Now imagine that the two of you are sitting in the cafeteria taking a break from work. You are both drinking a cup of tea, when you realise have picked up the wrong mug, and have been drinking from the one your classmate has already used. Imagine that water in your mouth comes from their mug.
Please reflect on what feelings you experienced when you imagined you had drunk from the mug your classmate had already used, and fill out the emotion-wheel presented in front of you.
Once this is complete please press F2 on the key board, and swallow the water.

Appendix A.4. No Added Medical Description

Appendix A.4.1. Side 1:

**Please take a couple sips of water and hold the water in your mouth**
When you are ready, please turn over the piece of paper, and Press F1 on the keyboard.

Appendix A.4.2. Side 2:

Firstly, please close your eyes and imagine that you have been assigned to work on a class project with someone you don’t know well.
Now imagine that the two of you are sitting in the cafeteria taking a break from work. You are both drinking a cup of tea, when you realise have picked up the wrong mug, and have been drinking from the one your classmate has already used. Imagine that water in your mouth comes from their mug.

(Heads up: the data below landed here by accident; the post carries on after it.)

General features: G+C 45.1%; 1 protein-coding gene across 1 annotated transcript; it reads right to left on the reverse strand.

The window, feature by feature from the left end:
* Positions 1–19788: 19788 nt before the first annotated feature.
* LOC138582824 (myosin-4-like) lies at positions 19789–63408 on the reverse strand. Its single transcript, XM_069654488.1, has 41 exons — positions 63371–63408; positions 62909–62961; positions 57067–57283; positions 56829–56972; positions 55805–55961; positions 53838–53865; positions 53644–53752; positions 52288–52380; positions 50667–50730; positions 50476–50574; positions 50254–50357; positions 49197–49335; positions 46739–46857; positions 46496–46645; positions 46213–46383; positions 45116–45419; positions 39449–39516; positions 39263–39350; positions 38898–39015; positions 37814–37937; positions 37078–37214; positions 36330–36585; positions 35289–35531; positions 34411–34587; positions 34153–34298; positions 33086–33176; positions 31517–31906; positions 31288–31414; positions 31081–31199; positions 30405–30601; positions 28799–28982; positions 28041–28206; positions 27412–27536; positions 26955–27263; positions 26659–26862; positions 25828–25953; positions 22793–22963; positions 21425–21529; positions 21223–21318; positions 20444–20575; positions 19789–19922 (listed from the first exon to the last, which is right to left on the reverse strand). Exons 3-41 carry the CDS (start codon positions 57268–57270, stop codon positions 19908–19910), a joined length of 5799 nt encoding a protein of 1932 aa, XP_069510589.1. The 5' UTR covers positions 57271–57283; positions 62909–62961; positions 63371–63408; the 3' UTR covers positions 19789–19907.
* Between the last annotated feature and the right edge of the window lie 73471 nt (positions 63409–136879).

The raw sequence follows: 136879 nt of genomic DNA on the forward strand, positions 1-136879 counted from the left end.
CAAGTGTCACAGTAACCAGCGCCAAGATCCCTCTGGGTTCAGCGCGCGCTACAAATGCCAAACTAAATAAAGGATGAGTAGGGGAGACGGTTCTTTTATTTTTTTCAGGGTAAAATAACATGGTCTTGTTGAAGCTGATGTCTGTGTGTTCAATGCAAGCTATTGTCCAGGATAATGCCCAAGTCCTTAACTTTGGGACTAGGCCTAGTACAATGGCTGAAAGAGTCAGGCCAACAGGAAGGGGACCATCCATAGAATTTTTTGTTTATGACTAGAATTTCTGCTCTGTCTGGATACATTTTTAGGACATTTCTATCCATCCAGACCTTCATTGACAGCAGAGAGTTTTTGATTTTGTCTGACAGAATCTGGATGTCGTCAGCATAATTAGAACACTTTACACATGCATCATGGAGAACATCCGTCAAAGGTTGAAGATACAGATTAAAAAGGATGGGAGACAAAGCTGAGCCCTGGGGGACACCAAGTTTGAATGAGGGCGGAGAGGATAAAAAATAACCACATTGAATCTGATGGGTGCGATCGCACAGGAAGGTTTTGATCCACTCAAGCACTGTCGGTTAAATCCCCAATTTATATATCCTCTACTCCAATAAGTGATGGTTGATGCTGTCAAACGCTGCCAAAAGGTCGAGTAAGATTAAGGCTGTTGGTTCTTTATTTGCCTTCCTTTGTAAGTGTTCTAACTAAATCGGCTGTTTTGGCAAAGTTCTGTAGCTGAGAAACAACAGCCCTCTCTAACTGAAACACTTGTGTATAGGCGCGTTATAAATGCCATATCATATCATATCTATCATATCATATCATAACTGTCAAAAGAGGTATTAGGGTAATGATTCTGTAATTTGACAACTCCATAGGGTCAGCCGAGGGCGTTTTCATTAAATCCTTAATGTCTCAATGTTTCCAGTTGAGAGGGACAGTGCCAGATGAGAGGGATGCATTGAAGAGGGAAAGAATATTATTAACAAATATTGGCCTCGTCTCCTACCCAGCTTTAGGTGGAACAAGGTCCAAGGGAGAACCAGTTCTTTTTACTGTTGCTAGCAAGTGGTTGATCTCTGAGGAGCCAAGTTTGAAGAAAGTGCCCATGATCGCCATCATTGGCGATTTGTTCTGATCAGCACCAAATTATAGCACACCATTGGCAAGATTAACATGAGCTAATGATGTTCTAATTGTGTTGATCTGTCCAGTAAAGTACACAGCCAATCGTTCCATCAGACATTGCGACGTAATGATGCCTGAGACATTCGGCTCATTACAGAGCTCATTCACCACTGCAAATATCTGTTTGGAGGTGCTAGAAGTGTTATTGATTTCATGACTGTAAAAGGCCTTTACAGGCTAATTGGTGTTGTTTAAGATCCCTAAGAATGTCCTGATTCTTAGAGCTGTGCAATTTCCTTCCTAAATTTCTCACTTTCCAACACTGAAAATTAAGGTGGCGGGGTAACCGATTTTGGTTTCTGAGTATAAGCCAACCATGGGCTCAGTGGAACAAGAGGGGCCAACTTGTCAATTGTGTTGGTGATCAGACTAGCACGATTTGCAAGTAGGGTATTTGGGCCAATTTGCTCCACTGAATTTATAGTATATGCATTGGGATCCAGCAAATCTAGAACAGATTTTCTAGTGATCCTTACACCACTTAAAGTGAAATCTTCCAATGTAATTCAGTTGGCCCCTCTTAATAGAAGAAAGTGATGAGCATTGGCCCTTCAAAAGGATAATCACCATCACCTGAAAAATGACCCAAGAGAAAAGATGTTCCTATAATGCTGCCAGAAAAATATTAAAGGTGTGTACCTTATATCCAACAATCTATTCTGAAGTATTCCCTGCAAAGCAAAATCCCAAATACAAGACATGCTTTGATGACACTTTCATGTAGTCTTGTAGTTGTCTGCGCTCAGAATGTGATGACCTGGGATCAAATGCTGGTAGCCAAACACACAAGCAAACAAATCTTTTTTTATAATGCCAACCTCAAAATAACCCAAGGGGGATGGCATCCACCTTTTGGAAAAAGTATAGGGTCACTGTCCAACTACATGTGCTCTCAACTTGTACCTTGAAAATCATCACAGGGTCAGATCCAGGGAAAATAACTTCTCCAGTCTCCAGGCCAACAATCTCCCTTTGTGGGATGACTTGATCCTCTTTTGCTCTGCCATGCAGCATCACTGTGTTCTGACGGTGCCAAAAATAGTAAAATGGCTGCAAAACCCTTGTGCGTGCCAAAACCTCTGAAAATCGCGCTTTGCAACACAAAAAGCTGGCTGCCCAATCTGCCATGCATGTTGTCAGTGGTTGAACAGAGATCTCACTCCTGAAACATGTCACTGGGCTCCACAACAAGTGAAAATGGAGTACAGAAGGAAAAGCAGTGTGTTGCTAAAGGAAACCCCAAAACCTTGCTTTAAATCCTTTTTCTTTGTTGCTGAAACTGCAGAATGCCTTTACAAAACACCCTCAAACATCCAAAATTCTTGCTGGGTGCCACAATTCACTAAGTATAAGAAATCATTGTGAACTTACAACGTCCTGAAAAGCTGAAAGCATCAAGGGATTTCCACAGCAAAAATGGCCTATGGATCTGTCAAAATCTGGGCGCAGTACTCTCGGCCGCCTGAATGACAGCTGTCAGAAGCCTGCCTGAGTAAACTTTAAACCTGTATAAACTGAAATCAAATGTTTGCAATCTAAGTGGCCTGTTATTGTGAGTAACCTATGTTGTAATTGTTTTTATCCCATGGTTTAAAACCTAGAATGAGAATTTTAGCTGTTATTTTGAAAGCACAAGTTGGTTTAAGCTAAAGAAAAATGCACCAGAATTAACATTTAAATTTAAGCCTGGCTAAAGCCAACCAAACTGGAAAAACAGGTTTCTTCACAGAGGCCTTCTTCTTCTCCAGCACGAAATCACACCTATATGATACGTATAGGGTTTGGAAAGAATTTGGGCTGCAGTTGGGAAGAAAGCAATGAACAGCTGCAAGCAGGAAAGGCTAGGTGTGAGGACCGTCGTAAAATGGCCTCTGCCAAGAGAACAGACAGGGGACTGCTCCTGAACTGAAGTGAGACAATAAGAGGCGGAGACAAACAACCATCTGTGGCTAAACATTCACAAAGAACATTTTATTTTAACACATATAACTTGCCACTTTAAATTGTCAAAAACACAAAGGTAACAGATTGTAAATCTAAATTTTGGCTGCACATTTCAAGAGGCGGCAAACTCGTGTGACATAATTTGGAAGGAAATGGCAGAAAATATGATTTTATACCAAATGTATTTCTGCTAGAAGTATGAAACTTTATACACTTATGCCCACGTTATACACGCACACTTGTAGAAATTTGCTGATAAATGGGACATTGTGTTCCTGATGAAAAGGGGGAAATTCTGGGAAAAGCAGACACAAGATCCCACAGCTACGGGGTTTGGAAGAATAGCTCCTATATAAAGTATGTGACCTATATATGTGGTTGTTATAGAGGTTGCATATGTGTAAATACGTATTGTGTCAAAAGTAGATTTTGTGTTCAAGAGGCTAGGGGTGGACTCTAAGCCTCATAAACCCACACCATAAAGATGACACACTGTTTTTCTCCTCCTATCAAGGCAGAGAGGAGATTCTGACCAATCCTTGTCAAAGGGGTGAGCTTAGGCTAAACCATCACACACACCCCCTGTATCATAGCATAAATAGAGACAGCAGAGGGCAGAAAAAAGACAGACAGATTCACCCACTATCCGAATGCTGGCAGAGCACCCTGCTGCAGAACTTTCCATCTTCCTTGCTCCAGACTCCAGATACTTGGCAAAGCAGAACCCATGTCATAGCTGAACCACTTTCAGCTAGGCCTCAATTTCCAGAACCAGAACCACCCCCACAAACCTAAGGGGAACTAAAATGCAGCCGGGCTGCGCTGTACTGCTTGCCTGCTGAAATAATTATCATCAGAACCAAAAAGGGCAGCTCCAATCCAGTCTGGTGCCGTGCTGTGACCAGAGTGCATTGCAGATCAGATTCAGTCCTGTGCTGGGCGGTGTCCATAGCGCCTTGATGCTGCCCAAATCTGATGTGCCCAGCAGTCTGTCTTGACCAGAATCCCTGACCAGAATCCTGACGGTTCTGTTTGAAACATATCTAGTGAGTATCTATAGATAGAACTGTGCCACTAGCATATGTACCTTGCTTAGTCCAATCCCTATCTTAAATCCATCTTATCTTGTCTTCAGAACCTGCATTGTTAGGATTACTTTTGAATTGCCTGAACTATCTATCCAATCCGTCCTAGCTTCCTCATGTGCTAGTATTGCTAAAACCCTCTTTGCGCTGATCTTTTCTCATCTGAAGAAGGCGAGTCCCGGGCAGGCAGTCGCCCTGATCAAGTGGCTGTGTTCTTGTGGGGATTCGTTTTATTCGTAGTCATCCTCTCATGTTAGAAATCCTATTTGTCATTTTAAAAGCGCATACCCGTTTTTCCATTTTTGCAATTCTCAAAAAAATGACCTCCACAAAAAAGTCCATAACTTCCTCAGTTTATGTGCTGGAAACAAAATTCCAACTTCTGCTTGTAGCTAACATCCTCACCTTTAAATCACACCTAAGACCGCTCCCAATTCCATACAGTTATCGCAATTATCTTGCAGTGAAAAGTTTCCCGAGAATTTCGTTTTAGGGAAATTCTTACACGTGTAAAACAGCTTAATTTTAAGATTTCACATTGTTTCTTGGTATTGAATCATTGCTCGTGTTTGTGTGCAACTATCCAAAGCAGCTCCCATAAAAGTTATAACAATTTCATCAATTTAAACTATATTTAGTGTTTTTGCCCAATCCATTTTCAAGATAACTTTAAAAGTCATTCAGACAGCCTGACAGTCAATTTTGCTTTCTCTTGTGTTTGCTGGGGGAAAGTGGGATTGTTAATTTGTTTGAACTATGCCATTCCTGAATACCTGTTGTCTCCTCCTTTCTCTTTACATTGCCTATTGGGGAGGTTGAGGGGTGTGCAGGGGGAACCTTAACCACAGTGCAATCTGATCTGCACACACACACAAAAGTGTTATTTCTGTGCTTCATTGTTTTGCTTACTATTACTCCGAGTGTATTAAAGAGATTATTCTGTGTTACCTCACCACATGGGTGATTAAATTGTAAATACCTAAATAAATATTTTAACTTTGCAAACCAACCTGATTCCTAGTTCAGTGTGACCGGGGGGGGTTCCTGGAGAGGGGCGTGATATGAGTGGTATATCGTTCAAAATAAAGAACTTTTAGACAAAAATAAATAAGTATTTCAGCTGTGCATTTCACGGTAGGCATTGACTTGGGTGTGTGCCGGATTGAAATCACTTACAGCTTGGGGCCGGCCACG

Please reflect on what feelings you experienced when you imagined you had drunk from the mug your classmate had already used, and fill out the emotion-wheel presented in front of you.
Once this is complete please press F2 on the key board, and swallow the water.

Appendix B: Interview Guide

  • Could you tell me a bit about how you felt imagining using the same mug as the classmates described.
    -
    Probe: what was the sensation of having the water in your mouth? How comfortable did it feel? Which sort of emotions were you feeling?
  • Did it feel the same each time?
    -
    Probe: Where there any differences? Was the intensity of your feelings the same each time? Was there one test that was particularly uncomfortable for you?
  • Was there anything you were worried about?
    -
    Probe: What sort of ideas might you have about why that was?
  • Do you think there any sort of things people might be uncomfortable doing if they knew someone with mental health problems had already used the same object?
    -
    Probe: Which sort of actions? Which sort of objects? Around which sort of people? Why do you think that might be?
  • Is there anything else more you want to say?
    -
    Probe: Are there any questions you think I should have asked you?